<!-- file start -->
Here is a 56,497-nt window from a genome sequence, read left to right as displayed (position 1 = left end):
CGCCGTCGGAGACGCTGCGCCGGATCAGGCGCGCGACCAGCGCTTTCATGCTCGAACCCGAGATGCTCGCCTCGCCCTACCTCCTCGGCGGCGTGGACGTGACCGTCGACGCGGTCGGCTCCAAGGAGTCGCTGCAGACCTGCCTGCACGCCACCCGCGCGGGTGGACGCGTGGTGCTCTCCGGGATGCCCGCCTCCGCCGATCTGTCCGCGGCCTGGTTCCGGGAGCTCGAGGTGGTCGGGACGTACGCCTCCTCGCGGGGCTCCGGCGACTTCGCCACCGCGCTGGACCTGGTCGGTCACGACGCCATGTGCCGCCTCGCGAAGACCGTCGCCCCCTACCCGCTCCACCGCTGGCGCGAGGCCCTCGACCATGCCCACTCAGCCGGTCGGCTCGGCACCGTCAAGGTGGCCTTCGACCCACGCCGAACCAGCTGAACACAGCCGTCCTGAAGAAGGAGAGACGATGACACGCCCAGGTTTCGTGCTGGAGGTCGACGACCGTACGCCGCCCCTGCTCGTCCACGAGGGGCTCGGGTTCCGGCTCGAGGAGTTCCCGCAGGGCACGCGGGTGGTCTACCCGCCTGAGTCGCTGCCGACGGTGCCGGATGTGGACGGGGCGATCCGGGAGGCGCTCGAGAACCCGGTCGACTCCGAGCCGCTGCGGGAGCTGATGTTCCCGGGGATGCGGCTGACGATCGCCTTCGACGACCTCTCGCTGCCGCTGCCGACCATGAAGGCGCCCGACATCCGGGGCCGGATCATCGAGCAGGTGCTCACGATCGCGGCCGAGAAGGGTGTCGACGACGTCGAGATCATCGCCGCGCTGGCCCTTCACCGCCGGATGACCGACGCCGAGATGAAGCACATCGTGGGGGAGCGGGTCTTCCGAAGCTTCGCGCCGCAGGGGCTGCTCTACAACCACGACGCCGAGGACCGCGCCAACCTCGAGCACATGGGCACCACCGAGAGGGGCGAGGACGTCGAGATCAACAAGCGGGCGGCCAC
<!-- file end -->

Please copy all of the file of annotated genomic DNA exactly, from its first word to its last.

Here is a 56,497-nt window from a genome sequence, read left to right as displayed (position 1 = left end):
CGCCGTCGGAGACGCTGCGCCGGATCAGGCGCGCGACCAGCGCTTTCATGCTCGAACCCGAGATGCTCGCCTCGCCCTACCTCCTCGGCGGCGTGGACGTGACCGTCGACGCGGTCGGCTCCAAGGAGTCGCTGCAGACCTGCCTGCACGCCACCCGCGCGGGTGGACGCGTGGTGCTCTCCGGGATGCCCGCCTCCGCCGATCTGTCCGCGGCCTGGTTCCGGGAGCTCGAGGTGGTCGGGACGTACGCCTCCTCGCGGGGCTCCGGCGACTTCGCCACCGCGCTGGACCTGGTCGGTCACGACGCCATGTGCCGCCTCGCGAAGACCGTCGCCCCCTACCCGCTCCACCGCTGGCGCGAGGCCCTCGACCATGCCCACTCAGCCGGTCGGCTCGGCACCGTCAAGGTGGCCTTCGACCCACGCCGAACCAGCTGAACACAGCCGTCCTGAAGAAGGAGAGACGATGACACGCCCAGGTTTCGTGCTGGAGGTCGACGACCGTACGCCGCCCCTGCTCGTCCACGAGGGGCTCGGGTTCCGGCTCGAGGAGTTCCCGCAGGGCACGCGGGTGGTCTACCCGCCTGAGTCGCTGCCGACGGTGCCGGATGTGGACGGGGCGATCCGGGAGGCGCTCGAGAACCCGGTCGACTCCGAGCCGCTGCGGGAGCTGATGTTCCCGGGGATGCGGCTGACGATCGCCTTCGACGACCTCTCGCTGCCGCTGCCGACCATGAAGGCGCCCGACATCCGGGGCCGGATCATCGAGCAGGTGCTCACGATCGCGGCCGAGAAGGGTGTCGACGACGTCGAGATCATCGCCGCGCTGGCCCTTCACCGCCGGATGACCGACGCCGAGATGAAGCACATCGTGGGGGAGCGGGTCTTCCGAAGCTTCGCGCCGCAGGGGCTGCTCTACAACCACGACGCCGAGGACCGCGCCAACCTCGAGCACATGGGCACCACCGAGAGGGGCGAGGACGTCGAGATCAACAAGCGGGCGGCCAC